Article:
Read This: Options for Your Hazy End-of-Summer Days

By Christina Ladd on

About Christina Ladd

One of the Books & Comics editors at Geekly. She/her. Sailor Rainbow. Glitter and spite and everything bright.


In a reading rut? Wondering what to do with yourself as the heat fluctuates wildly and the pandemic presses on (in America, at least)? Here are eight very different books for this eighth month of this endless year. I enjoyed all of them, and I hope you’ll enjoy at least one, too.

1. The Wizard’s Guide to Defensive Baking (T. Kingfisher/Ursula Vernon) – This book is 2020. The bad people are in charge, the good people aren’t doing enough, we’re all gonna die, and somehow children are the only hope. Not just any children: children the world has decided should be a little bit outcast, you know, for their own good! Fortunately, Mona’s immediate family is more supportive of her wizardry, which only works on baked goods. Unfortunately, there’s murder, an attempted coup, an invasion, and general tyranny. Fortunately again, though, Mona has friends, some of whom she has baked. Her familiar is a sourdough starter. Its name is Bob. I love Bob. I also love Mona, and this book, and you will too.

2. Hannah Green and Her Unfeasibly Mundane Existence (Michael Marshall Smith) – I’ve always had a soft spot for the narrator-as-character trope, probably because of the Narnia books. This book has a very strong narrative voice that dispenses cleverness and wisdom in asides as he tells us about Hannah, whose parents have hit a rocky point in their marriage just as the fabric of the universe might be under threat. The Devil himself shows up, along with a chorus line of demons, drug dealers, engineers, terrifying restaurant patrons, and a squirrel. It’s quirky, sweet, and smart.

3. The Border Keeper (Kerstin Hall) – I missed this one when I came out, and while I’m sad for past me, I’m happy for present me. Whenever you get to experience this book, it will be an amazing time. Incredibly innovative characters and settings with a tense and complex plot make it a quick read, which is the only bad part of it–I really, really wish there were more. A mortal contends with gods and demons, and the Border Keeper tries to keep them all in line while managing the wreckage of her past. 999 realms aren’t enough to contain all this awesome.

4. The Traveling Cat Chronicles (Hiro Arikawa) – If I had to pick one word to describe this book, it would be “awwwwww.” It’s poignant and sincere without being sappy, even if it is a bit of a tearjerker. A cat, adopted by a human and given the name Nana, adopts that human in turn. They take a journey through Satoru’s past as he tries to find a forever-home for Nana, only to discover that both of them might need to find new definitions of belonging. It probably helps if you’re a cat-lover, since Nana’s voice is pretty pitch-perfectly cat: entitled, defiant, and also somehow completely adorable.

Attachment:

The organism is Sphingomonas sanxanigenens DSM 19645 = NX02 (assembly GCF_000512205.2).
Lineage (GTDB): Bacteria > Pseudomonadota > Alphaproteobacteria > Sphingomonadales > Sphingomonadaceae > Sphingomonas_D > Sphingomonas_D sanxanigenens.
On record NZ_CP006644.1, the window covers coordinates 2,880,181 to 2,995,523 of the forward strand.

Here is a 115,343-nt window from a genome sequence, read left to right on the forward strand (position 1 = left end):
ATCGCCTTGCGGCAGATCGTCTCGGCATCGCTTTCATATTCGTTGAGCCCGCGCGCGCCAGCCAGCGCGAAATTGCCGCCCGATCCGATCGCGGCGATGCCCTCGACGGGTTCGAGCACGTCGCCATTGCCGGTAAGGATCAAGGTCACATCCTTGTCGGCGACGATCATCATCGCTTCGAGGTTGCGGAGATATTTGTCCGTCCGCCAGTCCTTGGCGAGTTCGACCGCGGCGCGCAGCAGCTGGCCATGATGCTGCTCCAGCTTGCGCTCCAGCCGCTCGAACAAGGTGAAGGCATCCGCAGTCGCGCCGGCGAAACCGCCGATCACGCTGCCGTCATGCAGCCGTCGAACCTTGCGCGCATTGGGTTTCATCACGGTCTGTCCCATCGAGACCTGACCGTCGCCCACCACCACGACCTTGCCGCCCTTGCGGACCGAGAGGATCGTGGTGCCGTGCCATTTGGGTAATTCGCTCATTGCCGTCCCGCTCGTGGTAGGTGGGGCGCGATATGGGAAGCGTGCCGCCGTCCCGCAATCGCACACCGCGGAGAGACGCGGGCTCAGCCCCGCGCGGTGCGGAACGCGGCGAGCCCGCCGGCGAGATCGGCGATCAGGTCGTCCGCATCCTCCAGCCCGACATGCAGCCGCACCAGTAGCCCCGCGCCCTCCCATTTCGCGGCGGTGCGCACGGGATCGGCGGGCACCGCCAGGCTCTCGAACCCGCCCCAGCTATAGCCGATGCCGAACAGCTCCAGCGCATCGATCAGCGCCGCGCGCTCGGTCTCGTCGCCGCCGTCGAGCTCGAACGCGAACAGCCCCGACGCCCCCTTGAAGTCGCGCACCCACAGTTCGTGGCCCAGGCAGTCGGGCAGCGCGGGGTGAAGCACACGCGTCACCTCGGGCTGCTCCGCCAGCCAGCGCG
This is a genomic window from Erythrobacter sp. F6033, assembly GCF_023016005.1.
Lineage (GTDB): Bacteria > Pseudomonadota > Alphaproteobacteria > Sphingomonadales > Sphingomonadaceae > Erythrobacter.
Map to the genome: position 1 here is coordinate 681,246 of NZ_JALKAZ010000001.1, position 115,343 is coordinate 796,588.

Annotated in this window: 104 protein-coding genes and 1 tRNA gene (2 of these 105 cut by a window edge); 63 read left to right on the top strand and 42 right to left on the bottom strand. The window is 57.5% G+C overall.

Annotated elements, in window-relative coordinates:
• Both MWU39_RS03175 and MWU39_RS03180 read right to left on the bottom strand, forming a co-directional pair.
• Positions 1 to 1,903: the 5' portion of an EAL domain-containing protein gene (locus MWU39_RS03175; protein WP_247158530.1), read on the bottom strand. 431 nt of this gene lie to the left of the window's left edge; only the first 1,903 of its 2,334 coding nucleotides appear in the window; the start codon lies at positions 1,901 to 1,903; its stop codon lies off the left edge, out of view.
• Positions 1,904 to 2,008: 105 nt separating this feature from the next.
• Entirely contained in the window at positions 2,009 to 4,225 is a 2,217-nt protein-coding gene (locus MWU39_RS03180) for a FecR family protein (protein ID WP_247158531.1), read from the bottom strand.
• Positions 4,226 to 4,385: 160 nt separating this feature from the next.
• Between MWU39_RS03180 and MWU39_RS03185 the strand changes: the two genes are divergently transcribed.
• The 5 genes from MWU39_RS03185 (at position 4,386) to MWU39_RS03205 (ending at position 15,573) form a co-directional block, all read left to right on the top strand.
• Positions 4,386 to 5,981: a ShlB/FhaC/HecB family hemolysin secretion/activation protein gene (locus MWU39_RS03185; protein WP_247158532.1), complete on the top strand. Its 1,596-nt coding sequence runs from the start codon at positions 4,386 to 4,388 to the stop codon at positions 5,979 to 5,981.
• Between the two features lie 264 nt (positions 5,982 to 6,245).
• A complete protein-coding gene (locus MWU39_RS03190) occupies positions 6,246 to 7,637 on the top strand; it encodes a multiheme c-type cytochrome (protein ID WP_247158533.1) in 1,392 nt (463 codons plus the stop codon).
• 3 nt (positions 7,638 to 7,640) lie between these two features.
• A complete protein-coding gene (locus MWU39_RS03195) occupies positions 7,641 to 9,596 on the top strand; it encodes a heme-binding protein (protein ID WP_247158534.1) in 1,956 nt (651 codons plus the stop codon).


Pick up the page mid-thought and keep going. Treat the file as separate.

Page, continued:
5. The Vanished Birds (Simon Jimenez)- Wow, this is a hell of a debut. Elegaic and poetic, this book spans centuries of human expansion into the universe, all while very few things change about human selfishness, corporate greed, and the inevitable prices of “progress.” Yet it’s full of human intimacy, hope, and resilience, too. The found family, and especially the unexpected mother-child bond between Nia and Ahro is luminous. Jimenez is clearly practiced as a short story writer more than a novelist, so it can feel a wee bit choppy at times, but it’s impossible to be upset with this sweeping, lovely book.

6. Little Blue Encyclopedia (for Vivian) (Hazel Jane Plante) – You would think this story about a woman mourning her friend and unrequited love would be unbearably sad. It is sad, but woven through the tragedy is humor, love, hope, and even horniness. A whole human emerges from this humble encyclopedia about a show called Little Blue that never existed. But just because it’s fiction doesn’t mean it’s not real. Vivian and her sorrowful chronicler emerge from the pages living and breathing, both their mundane peccadillos and their extraordinary luminosity. The lens of the encyclopedia keeps reflections short and grief manageable, and the fictional Lynch-esque show keeps them refreshingly unexpected. It’s a beautiful, honest book from start to finish, so utterly deserving of its Lambda and plenty of other awards besides.

7. If I Had Your Face (Frances Cha) – Dear god, what a magnificent debut. This should have been on the list for all the awards and essential reading, but it came out at exactly the wrong time, when we were all in a pandemic-panic in April. I’ve been buying my friends copies of this book to do my part to make up for it. Frances Cha, please keep writing and showing the world your brilliance! Keep showing the world Korea in all its messy awful beauty! Keep showing us female friendship that makes my heart sing!

8. The Honours (Tim Clare) – The prose is arrestingly beautiful, the suspense is incredible, the setting eerie, and the reveals are batshit insane. This book is so totally original and yet so steeped in things I recognize and love, namely gothic horror and a bit of Lovecraft and plucky YA heroines. It stands on strong foundations and reaches all the way to the stars—and the darkness.

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